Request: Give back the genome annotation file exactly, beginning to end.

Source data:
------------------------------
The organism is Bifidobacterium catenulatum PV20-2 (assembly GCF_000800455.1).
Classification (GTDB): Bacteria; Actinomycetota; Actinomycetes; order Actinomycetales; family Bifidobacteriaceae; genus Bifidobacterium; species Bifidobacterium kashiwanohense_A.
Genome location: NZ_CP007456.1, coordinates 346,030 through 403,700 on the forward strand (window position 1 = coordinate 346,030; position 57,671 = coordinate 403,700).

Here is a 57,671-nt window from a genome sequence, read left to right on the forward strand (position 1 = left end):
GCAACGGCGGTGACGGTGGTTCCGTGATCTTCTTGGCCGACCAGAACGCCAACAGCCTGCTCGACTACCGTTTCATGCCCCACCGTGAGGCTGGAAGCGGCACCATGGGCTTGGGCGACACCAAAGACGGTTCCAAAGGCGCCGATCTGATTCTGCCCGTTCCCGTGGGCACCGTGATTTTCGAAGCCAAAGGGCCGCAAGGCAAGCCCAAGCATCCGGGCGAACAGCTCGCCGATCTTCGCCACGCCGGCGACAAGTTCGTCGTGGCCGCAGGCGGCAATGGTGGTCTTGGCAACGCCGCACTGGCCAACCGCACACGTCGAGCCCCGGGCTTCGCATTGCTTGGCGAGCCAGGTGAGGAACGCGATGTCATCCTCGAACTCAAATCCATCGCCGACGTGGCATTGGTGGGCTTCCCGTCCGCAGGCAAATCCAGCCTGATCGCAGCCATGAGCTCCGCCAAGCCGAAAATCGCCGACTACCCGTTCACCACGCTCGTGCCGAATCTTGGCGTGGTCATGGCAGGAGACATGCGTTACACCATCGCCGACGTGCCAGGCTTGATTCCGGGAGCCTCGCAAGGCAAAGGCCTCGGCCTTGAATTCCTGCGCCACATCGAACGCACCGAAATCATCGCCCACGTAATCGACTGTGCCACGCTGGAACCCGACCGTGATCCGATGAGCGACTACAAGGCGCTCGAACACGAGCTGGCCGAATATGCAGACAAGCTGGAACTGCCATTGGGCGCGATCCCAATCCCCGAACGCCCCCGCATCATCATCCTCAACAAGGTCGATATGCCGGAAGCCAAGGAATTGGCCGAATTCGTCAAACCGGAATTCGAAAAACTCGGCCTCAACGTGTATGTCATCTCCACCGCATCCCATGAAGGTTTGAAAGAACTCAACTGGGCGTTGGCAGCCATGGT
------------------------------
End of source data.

The organism is Bifidobacterium catenulatum PV20-2 (assembly GCF_000800455.1).
Classification (GTDB): Bacteria; Actinomycetota; Actinomycetes; order Actinomycetales; family Bifidobacteriaceae; genus Bifidobacterium; species Bifidobacterium kashiwanohense_A.
Genome location: NZ_CP007456.1, coordinates 346,030 through 403,700 on the forward strand (window position 1 = coordinate 346,030; position 57,671 = coordinate 403,700).

Here is a 57,671-nt window from a genome sequence, read left to right on the forward strand (position 1 = left end):
GCAACGGCGGTGACGGTGGTTCCGTGATCTTCTTGGCCGACCAGAACGCCAACAGCCTGCTCGACTACCGTTTCATGCCCCACCGTGAGGCTGGAAGCGGCACCATGGGCTTGGGCGACACCAAAGACGGTTCCAAAGGCGCCGATCTGATTCTGCCCGTTCCCGTGGGCACCGTGATTTTCGAAGCCAAAGGGCCGCAAGGCAAGCCCAAGCATCCGGGCGAACAGCTCGCCGATCTTCGCCACGCCGGCGACAAGTTCGTCGTGGCCGCAGGCGGCAATGGTGGTCTTGGCAACGCCGCACTGGCCAACCGCACACGTCGAGCCCCGGGCTTCGCATTGCTTGGCGAGCCAGGTGAGGAACGCGATGTCATCCTCGAACTCAAATCCATCGCCGACGTGGCATTGGTGGGCTTCCCGTCCGCAGGCAAATCCAGCCTGATCGCAGCCATGAGCTCCGCCAAGCCGAAAATCGCCGACTACCCGTTCACCACGCTCGTGCCGAATCTTGGCGTGGTCATGGCAGGAGACATGCGTTACACCATCGCCGACGTGCCAGGCTTGATTCCGGGAGCCTCGCAAGGCAAAGGCCTCGGCCTTGAATTCCTGCGCCACATCGAACGCACCGAAATCATCGCCCACGTAATCGACTGTGCCACGCTGGAACCCGACCGTGATCCGATGAGCGACTACAAGGCGCTCGAACACGAGCTGGCCGAATATGCAGACAAGCTGGAACTGCCATTGGGCGCGATCCCAATCCCCGAACGCCCCCGCATCATCATCCTCAACAAGGTCGATATGCCGGAAGCCAAGGAATTGGCCGAATTCGTCAAACCGGAATTCGAAAAACTCGGCCTCAACGTGTATGTCATCTCCACCGCATCCCATGAAGGTTTGAAAGAACTCAACTGGGCGTTGGCAGCCATGGT